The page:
James Kaiser had written four bestselling books on US National Parks when a friend invited him to Costa Rica on holiday. James fell in love with the place. When he returned home he began researching how he could write a national park guide for his newly discovered paradise. In 2008 he moved there and has been living in Costa Rica’s capitol ever since.
Here is a bit of his story.
What do you find are some of your favorite differences between US and Costa Rican culture?
There are different expectations for just about everything. Things that would take five minutes in the US will take five days here. Sometimes it is incredibly charming and sometimes it is incredibly frustrating.
Here they are also so intensely into the family. The idea of someone leaving the city or country to go to college is a very extreme idea which is very contrary to US cultural norms.
Why did you select San Jose, the capitol, as the place you would live in Costa Rica?
It is a balmy springtime climate here. It never gets too hot or too cold. It is a great climate in the mountains. It is the only urban area in Costa Rica. For someone who is running their own business I need the day to day amenities of running a business. I needed a stable Internet connection. If I run out of printer ink I do not have to drive three hours through the jungle to get more. San Jose is centrally located. Nothing is more than a four hour drive, so for what I am doing which is driving around everywhere – it is a great central location.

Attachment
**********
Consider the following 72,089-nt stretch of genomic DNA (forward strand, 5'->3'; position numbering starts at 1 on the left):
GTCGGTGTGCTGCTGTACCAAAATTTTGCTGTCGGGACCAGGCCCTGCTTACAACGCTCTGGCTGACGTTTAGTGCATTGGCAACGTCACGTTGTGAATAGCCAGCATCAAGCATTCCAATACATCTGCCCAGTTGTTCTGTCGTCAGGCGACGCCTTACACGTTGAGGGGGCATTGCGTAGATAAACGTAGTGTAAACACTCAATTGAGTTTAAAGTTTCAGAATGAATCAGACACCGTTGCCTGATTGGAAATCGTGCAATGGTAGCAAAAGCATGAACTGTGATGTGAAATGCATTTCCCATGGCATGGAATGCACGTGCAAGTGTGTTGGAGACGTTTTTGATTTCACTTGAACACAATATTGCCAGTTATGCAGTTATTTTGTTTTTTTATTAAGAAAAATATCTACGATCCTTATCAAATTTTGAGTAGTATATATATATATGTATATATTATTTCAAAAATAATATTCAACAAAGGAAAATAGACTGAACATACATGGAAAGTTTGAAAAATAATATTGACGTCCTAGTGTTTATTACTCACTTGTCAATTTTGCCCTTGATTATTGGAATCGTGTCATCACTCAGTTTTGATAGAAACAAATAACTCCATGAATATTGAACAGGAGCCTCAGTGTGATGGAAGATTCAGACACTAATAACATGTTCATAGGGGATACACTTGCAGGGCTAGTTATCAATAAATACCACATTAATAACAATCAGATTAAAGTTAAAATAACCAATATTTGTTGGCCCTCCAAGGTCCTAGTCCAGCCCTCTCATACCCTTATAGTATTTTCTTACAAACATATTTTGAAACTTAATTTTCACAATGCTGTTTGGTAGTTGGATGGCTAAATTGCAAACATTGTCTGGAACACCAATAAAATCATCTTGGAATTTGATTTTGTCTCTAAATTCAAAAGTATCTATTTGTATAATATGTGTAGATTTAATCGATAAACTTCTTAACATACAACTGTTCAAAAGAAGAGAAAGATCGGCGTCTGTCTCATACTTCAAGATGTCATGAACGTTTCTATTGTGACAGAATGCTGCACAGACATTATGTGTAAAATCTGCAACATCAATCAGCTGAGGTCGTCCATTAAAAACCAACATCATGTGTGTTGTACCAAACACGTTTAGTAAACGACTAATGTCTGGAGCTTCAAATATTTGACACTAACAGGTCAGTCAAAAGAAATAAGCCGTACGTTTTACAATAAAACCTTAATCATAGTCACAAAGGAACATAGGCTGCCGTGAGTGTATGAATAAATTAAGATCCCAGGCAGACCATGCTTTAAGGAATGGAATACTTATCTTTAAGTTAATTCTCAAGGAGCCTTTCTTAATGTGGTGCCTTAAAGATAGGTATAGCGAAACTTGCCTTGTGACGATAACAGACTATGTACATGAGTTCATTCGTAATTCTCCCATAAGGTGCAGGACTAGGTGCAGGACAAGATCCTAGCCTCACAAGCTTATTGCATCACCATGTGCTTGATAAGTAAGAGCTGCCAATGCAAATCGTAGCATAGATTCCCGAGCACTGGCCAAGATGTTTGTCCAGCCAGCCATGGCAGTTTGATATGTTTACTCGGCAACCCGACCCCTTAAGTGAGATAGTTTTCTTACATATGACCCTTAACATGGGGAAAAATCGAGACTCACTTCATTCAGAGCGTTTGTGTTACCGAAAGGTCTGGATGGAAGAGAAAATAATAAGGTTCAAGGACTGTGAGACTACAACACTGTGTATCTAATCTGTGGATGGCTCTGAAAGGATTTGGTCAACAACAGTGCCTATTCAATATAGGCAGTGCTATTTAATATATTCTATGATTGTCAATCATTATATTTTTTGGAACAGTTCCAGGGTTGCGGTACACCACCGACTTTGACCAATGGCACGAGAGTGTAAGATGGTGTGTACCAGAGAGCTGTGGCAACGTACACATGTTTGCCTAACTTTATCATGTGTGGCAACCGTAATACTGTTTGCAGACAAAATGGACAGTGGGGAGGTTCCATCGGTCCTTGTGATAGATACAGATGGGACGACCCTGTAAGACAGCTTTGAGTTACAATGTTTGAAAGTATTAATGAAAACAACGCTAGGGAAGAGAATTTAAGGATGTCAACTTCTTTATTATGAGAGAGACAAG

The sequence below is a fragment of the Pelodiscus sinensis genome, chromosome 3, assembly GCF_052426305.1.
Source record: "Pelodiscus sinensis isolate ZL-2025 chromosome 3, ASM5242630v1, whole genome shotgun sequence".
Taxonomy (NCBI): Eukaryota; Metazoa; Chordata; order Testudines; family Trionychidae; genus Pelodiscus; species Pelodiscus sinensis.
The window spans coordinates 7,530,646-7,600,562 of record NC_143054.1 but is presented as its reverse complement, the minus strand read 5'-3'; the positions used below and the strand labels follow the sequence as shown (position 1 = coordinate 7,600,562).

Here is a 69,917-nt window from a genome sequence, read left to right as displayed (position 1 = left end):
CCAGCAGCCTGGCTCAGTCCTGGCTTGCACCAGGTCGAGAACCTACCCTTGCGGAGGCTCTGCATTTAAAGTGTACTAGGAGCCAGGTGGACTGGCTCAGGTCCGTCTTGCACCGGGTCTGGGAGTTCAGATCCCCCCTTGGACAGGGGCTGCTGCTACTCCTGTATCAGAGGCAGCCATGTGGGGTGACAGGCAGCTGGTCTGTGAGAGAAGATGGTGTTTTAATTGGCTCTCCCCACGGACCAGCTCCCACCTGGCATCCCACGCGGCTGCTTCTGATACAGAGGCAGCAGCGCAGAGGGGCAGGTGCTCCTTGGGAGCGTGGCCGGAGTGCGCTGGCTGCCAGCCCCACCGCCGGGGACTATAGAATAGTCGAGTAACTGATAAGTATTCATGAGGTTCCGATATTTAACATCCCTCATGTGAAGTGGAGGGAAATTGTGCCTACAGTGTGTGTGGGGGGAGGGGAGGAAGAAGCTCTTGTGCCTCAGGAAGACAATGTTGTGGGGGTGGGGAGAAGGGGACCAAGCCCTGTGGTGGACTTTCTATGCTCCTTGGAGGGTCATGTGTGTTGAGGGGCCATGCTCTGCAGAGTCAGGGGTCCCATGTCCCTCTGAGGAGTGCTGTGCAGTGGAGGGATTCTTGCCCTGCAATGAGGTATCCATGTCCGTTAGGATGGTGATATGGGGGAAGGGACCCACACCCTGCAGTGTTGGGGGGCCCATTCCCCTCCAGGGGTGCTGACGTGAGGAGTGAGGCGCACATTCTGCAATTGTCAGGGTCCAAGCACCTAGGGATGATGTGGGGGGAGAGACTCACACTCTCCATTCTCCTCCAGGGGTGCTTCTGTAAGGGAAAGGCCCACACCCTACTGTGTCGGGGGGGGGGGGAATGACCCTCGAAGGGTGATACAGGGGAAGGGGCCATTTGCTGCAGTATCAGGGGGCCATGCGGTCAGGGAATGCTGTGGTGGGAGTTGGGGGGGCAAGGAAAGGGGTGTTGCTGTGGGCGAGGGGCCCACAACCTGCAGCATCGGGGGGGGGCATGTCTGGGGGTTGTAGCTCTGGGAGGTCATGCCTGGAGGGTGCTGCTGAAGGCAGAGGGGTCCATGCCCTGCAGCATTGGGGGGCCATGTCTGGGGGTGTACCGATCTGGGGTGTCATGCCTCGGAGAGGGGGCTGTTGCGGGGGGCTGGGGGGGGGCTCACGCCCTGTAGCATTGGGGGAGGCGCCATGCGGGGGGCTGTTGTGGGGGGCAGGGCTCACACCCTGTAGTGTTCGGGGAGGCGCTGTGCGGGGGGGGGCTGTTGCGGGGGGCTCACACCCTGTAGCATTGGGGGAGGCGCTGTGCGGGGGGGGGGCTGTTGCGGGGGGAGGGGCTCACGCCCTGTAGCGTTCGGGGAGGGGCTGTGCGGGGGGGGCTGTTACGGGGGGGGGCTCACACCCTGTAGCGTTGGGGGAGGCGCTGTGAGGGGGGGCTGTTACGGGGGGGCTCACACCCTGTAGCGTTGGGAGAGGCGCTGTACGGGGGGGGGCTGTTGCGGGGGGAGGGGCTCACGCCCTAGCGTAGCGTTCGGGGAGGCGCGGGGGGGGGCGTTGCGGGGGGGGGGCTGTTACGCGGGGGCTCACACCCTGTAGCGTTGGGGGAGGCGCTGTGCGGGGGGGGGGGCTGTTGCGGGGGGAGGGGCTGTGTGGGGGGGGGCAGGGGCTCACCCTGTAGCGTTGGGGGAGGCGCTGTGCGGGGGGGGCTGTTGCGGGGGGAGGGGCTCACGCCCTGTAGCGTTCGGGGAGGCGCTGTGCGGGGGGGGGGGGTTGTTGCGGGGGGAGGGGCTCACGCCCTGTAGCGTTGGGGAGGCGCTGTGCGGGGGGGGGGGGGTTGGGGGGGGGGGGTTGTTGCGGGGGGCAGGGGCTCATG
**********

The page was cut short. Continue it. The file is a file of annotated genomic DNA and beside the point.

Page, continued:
How did you work out the Costa Rican visa?
Technically the way the system works is if you come as a tourist you are given 90 days and after 90 days you have to leave the country for at least three days, but then you can come back and you can do that for as long as you want. I know expats who have done this for eight or nine years. It is not the most efficient way to do things, but a lot of things down here are not the most efficient way to do things.
But it works.
It has worked for me. I think after, maybe, ten years they start hassling you but [until then] they want your tourist dollars.
How is your Spanish?
I did not know a lick of Spanish before I came down. I hesitate to use the word fluent, but I can hold extended multi-hour conversations. I went to language classes. I am still working on it.
What is the cost of living in San Jose, Costa Rica?
Anything imported is expensive. Cars are double what they cost in the US. Gas is 50 to 75 percent more than it is in the US. If you want the US lifestyle it is going to be expensive, but if you are talking about rent and fruits and vegetables at a farmers market or getting a maid it is really cheap. It all depends on your lifestyle choices. If you want to live like a Costa Rican it can be incredibly cheap.
How cheap is ‘incredibly cheap’?
You can get an apartment for 300 dollars a month. You can ride the buses for a dollar or two. A long distance bus would cost 15 dollars. If you go to the farmers market you can fill up big bags of fruits and vegetables for 25 bucks, but a lot of people do not want to live like that. People want a house with a roof that does not leak and high speed Internet.
How much does the roof that does not leak and the reliable Internet cost?
I would say that is 600 to 800 dollars a month.
I have heard that Costa Rica’s Internet is fairly unreliable in many parts of the country; have you found this to be true?